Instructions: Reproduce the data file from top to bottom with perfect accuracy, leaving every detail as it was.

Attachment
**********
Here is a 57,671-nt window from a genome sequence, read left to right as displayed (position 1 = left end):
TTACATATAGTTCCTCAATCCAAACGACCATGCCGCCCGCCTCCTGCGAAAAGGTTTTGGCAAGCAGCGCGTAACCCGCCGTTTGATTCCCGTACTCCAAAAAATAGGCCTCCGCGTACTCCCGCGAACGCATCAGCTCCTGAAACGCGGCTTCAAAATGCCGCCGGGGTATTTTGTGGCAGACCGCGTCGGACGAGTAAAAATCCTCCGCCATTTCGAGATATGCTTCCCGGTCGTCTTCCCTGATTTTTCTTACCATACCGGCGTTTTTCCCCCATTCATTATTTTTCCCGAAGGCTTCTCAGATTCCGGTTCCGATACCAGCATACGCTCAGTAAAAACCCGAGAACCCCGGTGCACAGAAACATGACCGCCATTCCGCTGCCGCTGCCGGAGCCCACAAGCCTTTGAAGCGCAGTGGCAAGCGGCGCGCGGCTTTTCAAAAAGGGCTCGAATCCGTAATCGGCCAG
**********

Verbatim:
Here is a 57,671-nt window from a genome sequence, read left to right as displayed (position 1 = left end):
TTACATATAGTTCCTCAATCCAAACGACCATGCCGCCCGCCTCCTGCGAAAAGGTTTTGGCAAGCAGCGCGTAACCCGCCGTTTGATTCCCGTACTCCAAAAAATAGGCCTCCGCGTACTCCCGCGAACGCATCAGCTCCTGAAACGCGGCTTCAAAATGCCGCCGGGGTATTTTGTGGCAGACCGCGTCGGACGAGTAAAAATCCTCCGCCATTTCGAGATATGCTTCCCGGTCGTCTTCCCTGATTTTTCTTACCATACCGGCGTTTTTCCCCCATTCATTATTTTTCCCGAAGGCTTCTCAGATTCCGGTTCCGATACCAGCATACGCTCAGTAAAAACCCGAGAACCCCGGTGCACAGAAACATGACCGCCATTCCGCTGCCGCTGCCGGAGCCCACAAGCCTTTGAAGCGCAGTGGCAAGCGGCGCGCGGCTTTTCAAAAAGGGCTCGAATCCGTAATCGGCCAG